Understanding there is a difference in veterinary medicine between a veterinarian (who completes an accredited veterinary program, four years college, and then four years of a DVM program) and a veterinary specialist (who completes additional schooling beyond the DVM program) can be key to your cat's health.
When a veterinarian graduates from veterinarian college, they (just like with human medicine) are a general practitioner (meaning they know a little about many, many things). Unlike human doctors who only study about one species (a human being), veterinarians learn about several species including large animals (horses, cows, etc.), small animals (felines, canines), exotics (reptiles, birds) and many other species and the related medical information about each, including all the vagaries in each breed that may be within a certain species (i.e., Persian, Ragmuffin, etc.).
Additionally, as in human medicine, some veterinarians continue their education and training beyond their initial schooling, becoming specialists in various areas of medicine. The American Veterinary Medical Association (AVMA) has defined a veterinary specialist as one who has "been certified by an AVMA-recognized specialty organization."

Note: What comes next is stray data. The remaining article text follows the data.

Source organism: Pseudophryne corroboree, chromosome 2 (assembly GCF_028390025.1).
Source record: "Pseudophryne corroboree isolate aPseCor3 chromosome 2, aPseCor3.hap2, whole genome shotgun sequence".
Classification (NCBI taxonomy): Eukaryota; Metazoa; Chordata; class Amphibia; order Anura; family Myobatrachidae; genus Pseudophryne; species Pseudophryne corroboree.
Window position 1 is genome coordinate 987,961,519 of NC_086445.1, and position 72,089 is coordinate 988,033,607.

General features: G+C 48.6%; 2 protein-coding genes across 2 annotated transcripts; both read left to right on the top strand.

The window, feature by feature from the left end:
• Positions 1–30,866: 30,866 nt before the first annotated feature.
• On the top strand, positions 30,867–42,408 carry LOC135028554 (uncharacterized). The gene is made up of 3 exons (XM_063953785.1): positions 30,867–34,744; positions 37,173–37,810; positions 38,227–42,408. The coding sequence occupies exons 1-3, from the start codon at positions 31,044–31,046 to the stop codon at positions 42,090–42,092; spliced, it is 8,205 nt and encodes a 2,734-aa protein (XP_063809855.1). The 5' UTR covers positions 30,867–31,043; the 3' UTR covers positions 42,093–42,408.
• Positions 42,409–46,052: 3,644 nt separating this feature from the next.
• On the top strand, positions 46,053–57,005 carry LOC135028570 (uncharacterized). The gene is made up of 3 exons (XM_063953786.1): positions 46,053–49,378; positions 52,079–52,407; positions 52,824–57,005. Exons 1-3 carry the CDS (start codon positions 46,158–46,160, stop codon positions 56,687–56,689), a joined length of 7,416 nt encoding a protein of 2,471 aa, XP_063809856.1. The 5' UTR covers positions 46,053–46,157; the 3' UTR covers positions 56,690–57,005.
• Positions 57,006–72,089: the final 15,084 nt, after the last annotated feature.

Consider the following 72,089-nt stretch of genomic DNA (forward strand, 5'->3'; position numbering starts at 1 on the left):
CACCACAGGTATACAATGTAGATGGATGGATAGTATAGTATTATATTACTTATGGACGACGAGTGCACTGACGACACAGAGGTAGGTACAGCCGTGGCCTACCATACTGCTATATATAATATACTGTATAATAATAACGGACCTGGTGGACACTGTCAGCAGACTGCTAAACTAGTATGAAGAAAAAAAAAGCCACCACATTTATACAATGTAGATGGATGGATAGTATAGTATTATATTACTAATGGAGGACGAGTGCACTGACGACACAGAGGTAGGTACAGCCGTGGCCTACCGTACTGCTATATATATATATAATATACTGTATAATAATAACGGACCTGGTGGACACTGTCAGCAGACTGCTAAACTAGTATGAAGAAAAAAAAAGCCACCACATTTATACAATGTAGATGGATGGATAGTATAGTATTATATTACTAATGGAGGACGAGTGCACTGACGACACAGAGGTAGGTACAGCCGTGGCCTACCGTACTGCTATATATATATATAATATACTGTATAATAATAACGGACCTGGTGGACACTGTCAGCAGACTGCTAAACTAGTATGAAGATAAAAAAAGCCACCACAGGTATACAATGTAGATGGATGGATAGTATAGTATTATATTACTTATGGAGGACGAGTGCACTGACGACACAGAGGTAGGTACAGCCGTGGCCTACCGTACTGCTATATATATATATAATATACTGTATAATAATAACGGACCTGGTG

There are numerous veterinary specialty organizations for the various branches of veterinary medicine including surgery, internal medicine, dermatology, ophthalmology, behavior, poultry medicine, etc. Each has its own requirements of various hours of extra training; oral, written, and practical exams; and sometimes research projects. A veterinarian who satisfactorily completes these difficult requirements is called 'board-certified' and can designate him or herself as a 'specialist.' Additional schooling is not required unless a veterinarian wishes to become a specialist in a given field(s).
Search for a Board-certified veterinarian specialistsin your area may be helpful.